By Hamid Shalizi and Maria Golovnina
KABUL (Reuters) - With a week to go before Afghanistan's presidential election, escalating violence across the country risks undermining the credibility of a vote meant to mark the first democratic transfer of power in Afghan history.
The Taliban have declared war on the April 5 election, calling it a Western-backed sham and threatening to do everything in their power to derail the vote through a campaign of gun attacks, bombings and assassinations.
A brazen raid by a squad of suicide bombers and gunmen on an election office in Kabul this week sent a chilling message to voters as they prepared to choose a successor to President Hamid Karzai.
"Such attacks may not derail the election, but they will certainly create fear and anxiety among the people," said Nader Nadery, chairman of FEFA, Afghanistan's largest election monitoring group.
"This is the aim of the Taliban and insurgent groups - to discourage people from voting. But the election has to happen on schedule because there is no other option."
Karzai is barred by the constitution from running for another term after 12 years in power, but he is widely expected to retain a hand in politics through officials loyal to him.
A significant rise in violence could complicate the process of counting ballots and create uncertainty over the outcome of the vote, potentially allowing Karzai to stay at the helm for a much longer period than initially expected.
In a move that could further dent confidence in the election, most foreign observers have withdrawn their monitors in the wake of last week's attack on a luxury hotel in which nine people, including one election observer, were killed.
The presence of a full-fledged international monitoring team is key to preventing a repeat of the widespread fraud seen during the previous presidential vote in 2009, when 20 percent of ballots had to be annulled.
Now, only a handful of foreign observers, mainly from the European Union mission, are left in the country, with most confined to their compounds for fear of further violence.
The United Nations estimates that total civilian casualties from the increasingly vicious insurgency rose by 14 percent in 2013, with 2,959 dead and 5,656 injured.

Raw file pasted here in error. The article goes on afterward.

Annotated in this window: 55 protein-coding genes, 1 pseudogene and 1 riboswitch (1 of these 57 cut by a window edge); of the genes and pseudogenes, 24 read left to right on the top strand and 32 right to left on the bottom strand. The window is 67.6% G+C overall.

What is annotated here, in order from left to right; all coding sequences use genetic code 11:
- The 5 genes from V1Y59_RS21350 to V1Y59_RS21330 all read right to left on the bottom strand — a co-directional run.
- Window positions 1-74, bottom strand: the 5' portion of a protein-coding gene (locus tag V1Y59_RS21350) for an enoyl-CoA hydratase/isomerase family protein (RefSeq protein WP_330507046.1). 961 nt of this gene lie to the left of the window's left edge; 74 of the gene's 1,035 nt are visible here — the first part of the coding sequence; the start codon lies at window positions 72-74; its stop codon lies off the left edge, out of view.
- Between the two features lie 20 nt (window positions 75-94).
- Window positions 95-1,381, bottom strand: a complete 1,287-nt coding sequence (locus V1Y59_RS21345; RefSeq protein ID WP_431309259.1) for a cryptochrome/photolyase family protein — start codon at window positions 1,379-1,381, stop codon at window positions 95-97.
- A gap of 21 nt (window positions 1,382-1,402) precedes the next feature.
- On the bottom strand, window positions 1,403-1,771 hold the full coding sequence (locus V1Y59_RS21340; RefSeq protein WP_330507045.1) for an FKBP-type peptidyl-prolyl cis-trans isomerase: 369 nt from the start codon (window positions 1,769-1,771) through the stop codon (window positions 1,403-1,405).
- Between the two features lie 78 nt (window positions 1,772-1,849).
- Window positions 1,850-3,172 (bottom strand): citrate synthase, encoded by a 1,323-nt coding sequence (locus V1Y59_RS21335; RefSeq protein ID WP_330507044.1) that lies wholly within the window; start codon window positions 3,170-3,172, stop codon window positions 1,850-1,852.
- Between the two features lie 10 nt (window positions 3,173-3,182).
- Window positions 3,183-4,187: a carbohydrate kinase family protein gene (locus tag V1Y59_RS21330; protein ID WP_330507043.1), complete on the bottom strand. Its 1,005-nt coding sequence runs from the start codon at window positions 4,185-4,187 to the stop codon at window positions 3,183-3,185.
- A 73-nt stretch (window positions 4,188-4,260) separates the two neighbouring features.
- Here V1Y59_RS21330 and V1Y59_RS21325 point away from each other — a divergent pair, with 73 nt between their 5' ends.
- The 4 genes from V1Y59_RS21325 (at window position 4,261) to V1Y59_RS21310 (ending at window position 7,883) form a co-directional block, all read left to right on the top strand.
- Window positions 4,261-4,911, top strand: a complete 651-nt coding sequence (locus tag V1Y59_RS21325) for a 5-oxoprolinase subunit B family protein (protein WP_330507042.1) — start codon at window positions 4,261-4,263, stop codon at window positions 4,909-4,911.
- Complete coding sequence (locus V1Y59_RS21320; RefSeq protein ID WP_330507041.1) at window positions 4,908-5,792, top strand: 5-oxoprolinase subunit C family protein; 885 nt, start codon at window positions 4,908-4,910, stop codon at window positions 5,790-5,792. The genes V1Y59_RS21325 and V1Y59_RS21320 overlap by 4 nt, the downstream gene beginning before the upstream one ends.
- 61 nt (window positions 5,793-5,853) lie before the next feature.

FEAR AND UNCERTAINTY
The prospect of more attacks has jangled nerves in Kabul and beyond, and given rise to wild speculation that the Taliban could mount ever more sophisticated operations such as plane hijackings in the run-up to the election.
On Friday, insurgents from the militant group which imposed harsh sharia, or Islamic law, during its reign between 1996 and 2001, forced their way into a guesthouse used by foreigners in the capital.
In another worrying development, the Taliban in Afghanistan and Pakistan have secretly agreed to join forces to carry out attacks in Afghanistan, with Pakistani militants announcing a ceasefire with their government in order to preserve militant bases used to stage cross-border attacks.
"The point is, we know the opponents of the elections are going to try to disrupt them and the Taliban have been very clear about that," said U.S. ambassador James Cunningham.
"And ... there's not going to be any way to completely insulate the entire election structure from violence."
Crucially, many Afghans said they were too afraid to vote in the current environment.
"People are more concerned about their lives and safety than the elections," said Abdul Rahim, a shopkeeper in Kabul. "If something is not worth your life, why risk it?"
Afghanistan's neighbors and the United States will be watching closely how the election unfolds, because it may give an idea of how stable Afghanistan will be in the months to come.
NATO-led forces, which have been reinforcing security since the Taliban were toppled in 2001, are preparing to pull out most troops this year, but Afghan forces who are taking over from them have vowed to hold a safe vote.
In private, officials concede that the violence is likely to deter many voters from casting their ballots and that polling stations are likely to be targeted.
If the turnout is too low the election might be declared invalid altogether, but the risk of that happening is slight. In the troubled 2009 vote, only four million of 13 million eligible voters turned out, but it was still deemed a valid election.
"With such attacks, the Taliban strategy and main objective is to scare away the people from voting. That means lower turnout and the results could be called invalid," said a prominent Afghan politician.
"The election is going to happen by all means but targeting the turnout is very dangerous trend."
(Additional reporting by Jessica Donati; Editing by Mike Collett-White)